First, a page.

I started my working career in a printing house. It was in the late seventies, early eighties during the turbulent times in Amsterdam. The glory days of the squatting and anti-nuclear movement.
It was a logical choice to start my working career within those movements. Because of my study and interest in graphic design it all began in a human and environment friendly printing house. Looking back it was an important step in my life.
Consciousness of the things you do. We discussed almost everything. From the choice of printing paper to the content of the printed work. Together and with the clients and suppliers. That wasn’t easy sometimes. Buying a printing press was difficult because of the industry cartel. Recycled paper was hardly made. And suppliers laugh at us when we asked for linseed oil ink.
Those memories came back while reading the Design Activist Handbook from Noah Scalin and Michelle Taute. ‘How to Change the World (Or at Least Your Part of It) with Socially Conscious Design’ is the subtitle and it perfectly describes what the book is about.
David Berman in the foreword:
“It’s easy to dwell on the world’s troubles, but we live in a truly remarkable time. As designers, we are the stewards of knowledge. And it has never been easier, never less expensive, never more immediate, to send messages over great distances to larger and larger populations.”
He is right. A designer is the center point between client (or a cause) and the intended audience. Therefore a designer have the power to influence both sides. That applies not only to graphic designers but to all applied arts.
Just step inside your mental time machine and go back to the Bush vs. Gore presidential election in 2000. All those confusing ballots and hanging chads in Florida should be coming back to you right about now. It’s not a stretch to say that design— or in this case the lack thereof—may have changed that election’s outcome. If there had been a clearer, more functional ballot, would Al Gore have become president? And perhaps adopted the Kyoto Protocol to limit greenhouse gas emissions? We’ll never know, but it’s a reminder of how much power stems from design, both good and bad?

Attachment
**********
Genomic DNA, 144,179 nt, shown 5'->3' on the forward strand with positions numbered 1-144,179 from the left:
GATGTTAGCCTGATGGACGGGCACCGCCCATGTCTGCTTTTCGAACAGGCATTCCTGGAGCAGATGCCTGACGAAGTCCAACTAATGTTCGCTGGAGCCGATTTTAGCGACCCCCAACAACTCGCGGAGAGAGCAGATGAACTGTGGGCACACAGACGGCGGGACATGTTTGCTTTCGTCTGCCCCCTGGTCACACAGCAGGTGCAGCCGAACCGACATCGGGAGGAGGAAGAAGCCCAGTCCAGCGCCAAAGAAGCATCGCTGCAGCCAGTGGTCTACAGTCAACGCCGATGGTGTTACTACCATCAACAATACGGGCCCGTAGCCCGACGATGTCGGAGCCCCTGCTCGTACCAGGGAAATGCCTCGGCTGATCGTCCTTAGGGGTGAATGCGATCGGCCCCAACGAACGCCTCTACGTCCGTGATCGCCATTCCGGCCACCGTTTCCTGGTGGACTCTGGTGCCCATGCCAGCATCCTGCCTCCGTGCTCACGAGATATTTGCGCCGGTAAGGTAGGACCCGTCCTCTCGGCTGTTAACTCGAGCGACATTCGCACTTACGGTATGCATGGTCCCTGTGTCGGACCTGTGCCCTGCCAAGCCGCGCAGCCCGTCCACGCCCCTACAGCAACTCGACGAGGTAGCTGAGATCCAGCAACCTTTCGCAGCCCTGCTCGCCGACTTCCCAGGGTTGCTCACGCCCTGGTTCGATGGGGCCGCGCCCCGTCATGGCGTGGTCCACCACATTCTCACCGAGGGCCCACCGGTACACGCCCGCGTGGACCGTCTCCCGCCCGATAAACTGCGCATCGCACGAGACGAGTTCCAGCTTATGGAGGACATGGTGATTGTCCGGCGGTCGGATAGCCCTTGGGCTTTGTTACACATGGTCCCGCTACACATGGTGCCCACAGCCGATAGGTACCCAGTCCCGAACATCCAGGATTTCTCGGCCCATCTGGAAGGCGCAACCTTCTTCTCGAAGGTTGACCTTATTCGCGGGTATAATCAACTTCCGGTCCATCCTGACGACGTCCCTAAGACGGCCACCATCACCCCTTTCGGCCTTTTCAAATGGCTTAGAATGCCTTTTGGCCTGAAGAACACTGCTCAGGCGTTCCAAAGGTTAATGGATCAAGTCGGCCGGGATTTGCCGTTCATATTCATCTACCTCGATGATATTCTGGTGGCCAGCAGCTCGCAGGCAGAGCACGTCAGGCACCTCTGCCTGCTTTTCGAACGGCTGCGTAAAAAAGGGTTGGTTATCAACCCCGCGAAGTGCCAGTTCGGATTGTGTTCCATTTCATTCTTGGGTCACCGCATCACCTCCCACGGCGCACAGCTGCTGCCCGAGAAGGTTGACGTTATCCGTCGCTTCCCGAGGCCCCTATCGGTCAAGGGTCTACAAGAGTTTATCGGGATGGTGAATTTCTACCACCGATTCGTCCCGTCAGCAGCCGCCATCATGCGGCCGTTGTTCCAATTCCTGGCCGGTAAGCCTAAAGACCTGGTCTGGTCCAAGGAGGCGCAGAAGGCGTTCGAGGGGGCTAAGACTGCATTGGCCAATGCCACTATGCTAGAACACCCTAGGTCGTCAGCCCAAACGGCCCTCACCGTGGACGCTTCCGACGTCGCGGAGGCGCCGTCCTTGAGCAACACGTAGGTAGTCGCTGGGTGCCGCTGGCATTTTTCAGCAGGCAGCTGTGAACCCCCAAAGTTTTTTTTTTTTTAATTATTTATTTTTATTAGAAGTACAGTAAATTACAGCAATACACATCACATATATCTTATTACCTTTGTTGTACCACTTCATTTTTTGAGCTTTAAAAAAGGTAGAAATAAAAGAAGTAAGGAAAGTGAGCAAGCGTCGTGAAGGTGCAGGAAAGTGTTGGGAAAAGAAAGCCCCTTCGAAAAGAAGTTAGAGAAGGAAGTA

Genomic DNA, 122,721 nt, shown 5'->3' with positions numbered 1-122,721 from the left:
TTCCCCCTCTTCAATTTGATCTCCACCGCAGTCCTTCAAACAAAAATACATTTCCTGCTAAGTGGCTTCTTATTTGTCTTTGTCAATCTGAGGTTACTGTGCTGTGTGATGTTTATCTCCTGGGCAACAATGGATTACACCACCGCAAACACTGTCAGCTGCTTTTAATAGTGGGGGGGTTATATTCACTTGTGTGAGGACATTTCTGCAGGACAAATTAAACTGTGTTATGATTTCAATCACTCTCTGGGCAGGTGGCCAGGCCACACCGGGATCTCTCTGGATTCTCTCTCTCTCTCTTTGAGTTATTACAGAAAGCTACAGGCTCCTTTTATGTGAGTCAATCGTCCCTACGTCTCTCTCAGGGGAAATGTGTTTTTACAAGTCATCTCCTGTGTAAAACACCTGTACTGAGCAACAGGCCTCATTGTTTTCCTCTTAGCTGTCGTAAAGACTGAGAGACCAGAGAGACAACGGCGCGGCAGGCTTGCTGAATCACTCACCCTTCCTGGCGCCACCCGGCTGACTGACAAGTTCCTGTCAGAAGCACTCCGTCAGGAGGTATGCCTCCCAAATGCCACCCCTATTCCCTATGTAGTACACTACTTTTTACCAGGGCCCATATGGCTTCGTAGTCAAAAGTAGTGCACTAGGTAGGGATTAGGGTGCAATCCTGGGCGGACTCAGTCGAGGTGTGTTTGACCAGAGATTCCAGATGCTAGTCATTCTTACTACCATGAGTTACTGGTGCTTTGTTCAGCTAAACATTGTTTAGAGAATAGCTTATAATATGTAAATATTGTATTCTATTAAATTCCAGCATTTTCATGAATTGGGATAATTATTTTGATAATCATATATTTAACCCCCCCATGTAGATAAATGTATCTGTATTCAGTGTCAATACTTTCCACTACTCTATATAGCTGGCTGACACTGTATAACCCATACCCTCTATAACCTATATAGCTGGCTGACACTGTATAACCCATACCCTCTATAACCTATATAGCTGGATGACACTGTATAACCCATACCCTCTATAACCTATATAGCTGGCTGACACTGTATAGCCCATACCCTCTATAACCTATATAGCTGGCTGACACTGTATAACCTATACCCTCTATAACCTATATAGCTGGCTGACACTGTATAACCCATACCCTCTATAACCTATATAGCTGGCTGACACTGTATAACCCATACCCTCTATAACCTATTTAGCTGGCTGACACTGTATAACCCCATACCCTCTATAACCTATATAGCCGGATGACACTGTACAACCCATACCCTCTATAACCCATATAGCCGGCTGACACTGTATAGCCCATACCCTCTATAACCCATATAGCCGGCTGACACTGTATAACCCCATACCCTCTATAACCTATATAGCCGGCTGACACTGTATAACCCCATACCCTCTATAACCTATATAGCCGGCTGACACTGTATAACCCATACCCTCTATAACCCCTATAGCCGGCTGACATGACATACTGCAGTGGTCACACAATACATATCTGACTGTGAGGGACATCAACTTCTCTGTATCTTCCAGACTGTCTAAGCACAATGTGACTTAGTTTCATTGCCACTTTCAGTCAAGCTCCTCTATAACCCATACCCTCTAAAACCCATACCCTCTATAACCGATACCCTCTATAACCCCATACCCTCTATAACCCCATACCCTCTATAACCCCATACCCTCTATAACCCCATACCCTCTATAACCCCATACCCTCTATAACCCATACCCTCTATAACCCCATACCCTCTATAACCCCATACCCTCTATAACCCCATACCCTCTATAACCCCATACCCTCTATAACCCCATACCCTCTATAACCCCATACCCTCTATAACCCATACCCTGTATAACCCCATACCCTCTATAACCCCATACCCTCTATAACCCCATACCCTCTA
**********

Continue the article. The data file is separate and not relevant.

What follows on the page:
What really surprised me about the book is that it is not a political work in general. It is a very practical guide.
The book is divided roughly into two parts. The main part is the practical guide with chapters about materials, clients, responsibility etc. It isn’t about design in the first place. It is how to become a designer with a conscious mind.
The chapters are interspersed with interviews and portraits of designers and design collectives.
One of the most important parts in the book is the multipoint philosophy which Noah Scalin has determined for his own company:
- Provide high-quality design for clients whose work benefits the communities in which they are located.
- Work with clients who are not involved in the creation of cigarettes, alcohol or weapons.
- Work with companies that are not involved in a labor dispute nor are targets of a boycott for its labor or environmental practices.
- Attempt to make designs that create a minimum of waste and do as little harm to the environment as possible.
- Encourage clients to use environmentally sensitive printing processes and materials whenever applicable to a design.
- Create pro bono designs when possible for nonprofit organizations with extremely limited resources.
- Donate 10 percent of profits to nonprofit organizations.
These aren’t the golden rules for being a design activists. It is what Noah think it suits best in his philosophy. Each designer makes other considerations.
The client issue is a difficult one. Would you make an annual report for Exxon Mobil in which they announce a new sustainable course? Tough question and very personal. I would do it if I believed in their sincerity. That would take some talks and tough questions.
Being a design activist doesn’t mean that you have to run your own company. Working from inside a corporate environment or a traditional agency can make a big difference too.
In-house designers can have a positive influence beyond the projects they do for their clients and the public in general. There’s also all the day-to-day happenings inside the office. Are you and your fellow designers operating in a sustainable and ethical way on a day-to-day basis? You probably have some influence on everything from recycling office paper to choosing vendors who operate in an ethical manner. Survey your day-to-day work environment for ways to have an impact.
The book really hits me. It brought me a lot of memories. Although I stopped designing years ago I still work the conscious way.
The book has tickled me to go back to designing. Because creativity can be such fun. For yourself and for making this world a better place.
Noah Scalin talks about his book with Diane Gibbs:
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